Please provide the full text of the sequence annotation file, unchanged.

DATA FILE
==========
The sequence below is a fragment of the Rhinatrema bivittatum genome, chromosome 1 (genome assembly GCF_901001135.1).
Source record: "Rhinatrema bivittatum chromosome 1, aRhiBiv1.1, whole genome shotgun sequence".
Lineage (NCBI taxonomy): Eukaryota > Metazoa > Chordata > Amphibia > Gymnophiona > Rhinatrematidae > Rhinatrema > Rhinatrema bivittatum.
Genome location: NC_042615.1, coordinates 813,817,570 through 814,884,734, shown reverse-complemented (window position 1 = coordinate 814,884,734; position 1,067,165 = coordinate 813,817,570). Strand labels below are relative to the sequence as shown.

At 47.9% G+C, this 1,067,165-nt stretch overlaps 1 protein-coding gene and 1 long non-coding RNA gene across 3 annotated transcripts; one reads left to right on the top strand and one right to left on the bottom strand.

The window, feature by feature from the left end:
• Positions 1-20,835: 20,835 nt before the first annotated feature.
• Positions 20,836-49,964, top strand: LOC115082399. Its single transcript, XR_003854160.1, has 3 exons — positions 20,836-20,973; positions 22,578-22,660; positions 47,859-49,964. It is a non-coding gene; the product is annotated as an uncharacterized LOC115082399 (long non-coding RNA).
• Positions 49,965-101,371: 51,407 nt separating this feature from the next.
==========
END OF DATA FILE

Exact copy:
The sequence below is a fragment of the Rhinatrema bivittatum genome, chromosome 1 (genome assembly GCF_901001135.1).
Source record: "Rhinatrema bivittatum chromosome 1, aRhiBiv1.1, whole genome shotgun sequence".
Lineage (NCBI taxonomy): Eukaryota > Metazoa > Chordata > Amphibia > Gymnophiona > Rhinatrematidae > Rhinatrema > Rhinatrema bivittatum.
Genome location: NC_042615.1, coordinates 813,817,570 through 814,884,734, shown reverse-complemented (window position 1 = coordinate 814,884,734; position 1,067,165 = coordinate 813,817,570). Strand labels below are relative to the sequence as shown.

At 47.9% G+C, this 1,067,165-nt stretch overlaps 1 protein-coding gene and 1 long non-coding RNA gene across 3 annotated transcripts; one reads left to right on the top strand and one right to left on the bottom strand.

The window, feature by feature from the left end:
• Positions 1-20,835: 20,835 nt before the first annotated feature.
• Positions 20,836-49,964, top strand: LOC115082399. Its single transcript, XR_003854160.1, has 3 exons — positions 20,836-20,973; positions 22,578-22,660; positions 47,859-49,964. It is a non-coding gene; the product is annotated as an uncharacterized LOC115082399 (long non-coding RNA).
• Positions 49,965-101,371: 51,407 nt separating this feature from the next.